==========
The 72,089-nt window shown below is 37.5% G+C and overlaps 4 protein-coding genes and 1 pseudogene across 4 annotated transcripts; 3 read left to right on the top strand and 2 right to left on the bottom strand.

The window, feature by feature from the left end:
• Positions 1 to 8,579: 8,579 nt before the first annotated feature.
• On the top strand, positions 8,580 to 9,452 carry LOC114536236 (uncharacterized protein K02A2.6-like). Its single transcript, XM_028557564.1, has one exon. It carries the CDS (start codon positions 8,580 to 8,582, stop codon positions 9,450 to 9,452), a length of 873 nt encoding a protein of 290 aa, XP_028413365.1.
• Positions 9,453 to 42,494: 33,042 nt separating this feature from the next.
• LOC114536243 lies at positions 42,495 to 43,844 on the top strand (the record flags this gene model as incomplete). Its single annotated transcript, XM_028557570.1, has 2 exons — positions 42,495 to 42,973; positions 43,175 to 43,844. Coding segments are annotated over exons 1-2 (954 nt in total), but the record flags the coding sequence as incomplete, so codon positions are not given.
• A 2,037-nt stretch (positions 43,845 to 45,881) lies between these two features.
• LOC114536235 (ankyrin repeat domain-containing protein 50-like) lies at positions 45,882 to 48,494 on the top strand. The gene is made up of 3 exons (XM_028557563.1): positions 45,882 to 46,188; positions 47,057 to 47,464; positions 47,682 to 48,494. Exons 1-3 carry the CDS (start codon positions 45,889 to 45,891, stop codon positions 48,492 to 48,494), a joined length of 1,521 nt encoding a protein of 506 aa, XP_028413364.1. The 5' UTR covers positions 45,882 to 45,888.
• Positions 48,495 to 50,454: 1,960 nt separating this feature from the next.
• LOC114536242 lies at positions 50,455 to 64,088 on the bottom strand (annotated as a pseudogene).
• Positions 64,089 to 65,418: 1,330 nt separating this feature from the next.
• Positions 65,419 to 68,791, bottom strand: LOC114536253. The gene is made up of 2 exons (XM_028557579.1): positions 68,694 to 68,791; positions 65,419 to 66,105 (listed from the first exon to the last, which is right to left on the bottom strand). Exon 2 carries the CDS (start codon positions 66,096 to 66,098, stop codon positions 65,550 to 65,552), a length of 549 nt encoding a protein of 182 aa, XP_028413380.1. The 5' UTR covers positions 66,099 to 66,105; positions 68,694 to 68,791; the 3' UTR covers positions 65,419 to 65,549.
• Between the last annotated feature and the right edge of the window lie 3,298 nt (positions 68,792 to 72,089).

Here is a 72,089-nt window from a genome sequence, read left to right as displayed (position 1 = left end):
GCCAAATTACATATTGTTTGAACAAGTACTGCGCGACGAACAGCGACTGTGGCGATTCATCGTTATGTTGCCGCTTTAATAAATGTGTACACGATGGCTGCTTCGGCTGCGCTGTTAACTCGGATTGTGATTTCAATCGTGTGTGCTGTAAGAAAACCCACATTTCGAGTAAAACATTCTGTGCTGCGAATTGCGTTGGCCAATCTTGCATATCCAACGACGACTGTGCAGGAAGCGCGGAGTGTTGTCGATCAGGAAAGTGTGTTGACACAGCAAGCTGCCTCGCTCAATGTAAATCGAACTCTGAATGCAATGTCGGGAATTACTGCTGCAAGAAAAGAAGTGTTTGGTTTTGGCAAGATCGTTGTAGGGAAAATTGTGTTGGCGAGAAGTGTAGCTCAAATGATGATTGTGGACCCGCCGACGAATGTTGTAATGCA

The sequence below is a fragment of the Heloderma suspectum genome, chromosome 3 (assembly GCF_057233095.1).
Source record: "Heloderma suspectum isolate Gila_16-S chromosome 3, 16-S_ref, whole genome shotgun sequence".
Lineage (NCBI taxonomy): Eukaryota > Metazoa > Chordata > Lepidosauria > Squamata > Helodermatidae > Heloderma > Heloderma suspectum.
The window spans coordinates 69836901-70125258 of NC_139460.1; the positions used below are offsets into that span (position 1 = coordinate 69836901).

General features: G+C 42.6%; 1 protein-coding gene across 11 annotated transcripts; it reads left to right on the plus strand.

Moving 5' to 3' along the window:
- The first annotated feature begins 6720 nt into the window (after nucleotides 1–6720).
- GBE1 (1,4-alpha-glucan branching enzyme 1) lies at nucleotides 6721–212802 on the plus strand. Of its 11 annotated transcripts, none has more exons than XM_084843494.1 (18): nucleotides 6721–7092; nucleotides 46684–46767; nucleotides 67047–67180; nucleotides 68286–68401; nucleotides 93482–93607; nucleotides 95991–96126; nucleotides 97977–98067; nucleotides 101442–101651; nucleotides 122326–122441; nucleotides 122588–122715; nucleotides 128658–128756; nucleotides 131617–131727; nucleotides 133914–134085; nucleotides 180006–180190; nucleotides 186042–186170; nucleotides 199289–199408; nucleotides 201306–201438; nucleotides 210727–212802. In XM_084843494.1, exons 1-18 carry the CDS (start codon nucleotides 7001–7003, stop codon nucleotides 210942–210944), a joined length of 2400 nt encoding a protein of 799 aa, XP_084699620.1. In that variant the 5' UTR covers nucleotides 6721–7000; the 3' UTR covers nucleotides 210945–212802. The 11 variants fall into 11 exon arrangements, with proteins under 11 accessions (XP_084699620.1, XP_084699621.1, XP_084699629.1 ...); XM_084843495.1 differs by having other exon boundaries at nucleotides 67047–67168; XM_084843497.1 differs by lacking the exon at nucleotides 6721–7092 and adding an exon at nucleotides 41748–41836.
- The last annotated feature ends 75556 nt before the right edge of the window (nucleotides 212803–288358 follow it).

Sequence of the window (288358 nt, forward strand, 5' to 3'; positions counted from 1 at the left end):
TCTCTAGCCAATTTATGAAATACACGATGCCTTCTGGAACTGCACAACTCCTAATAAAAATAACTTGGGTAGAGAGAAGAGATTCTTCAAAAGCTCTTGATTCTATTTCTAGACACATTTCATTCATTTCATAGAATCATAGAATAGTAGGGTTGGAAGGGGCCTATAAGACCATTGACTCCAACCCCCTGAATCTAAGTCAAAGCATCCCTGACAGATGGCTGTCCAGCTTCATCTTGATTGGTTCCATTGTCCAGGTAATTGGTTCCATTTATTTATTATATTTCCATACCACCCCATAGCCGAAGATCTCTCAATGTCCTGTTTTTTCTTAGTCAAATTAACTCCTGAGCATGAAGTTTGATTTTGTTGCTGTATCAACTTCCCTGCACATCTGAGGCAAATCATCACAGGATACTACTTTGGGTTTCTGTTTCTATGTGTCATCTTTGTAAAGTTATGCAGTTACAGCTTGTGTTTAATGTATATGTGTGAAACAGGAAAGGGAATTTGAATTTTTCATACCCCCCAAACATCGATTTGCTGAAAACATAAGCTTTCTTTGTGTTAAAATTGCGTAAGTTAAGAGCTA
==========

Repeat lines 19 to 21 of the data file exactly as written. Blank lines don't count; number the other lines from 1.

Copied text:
The window spans coordinates 69836901-70125258 of NC_139460.1; the positions used below are offsets into that span (position 1 = coordinate 69836901).

General features: G+C 42.6%; 1 protein-coding gene across 11 annotated transcripts; it reads left to right on the plus strand.

Moving 5' to 3' along the window: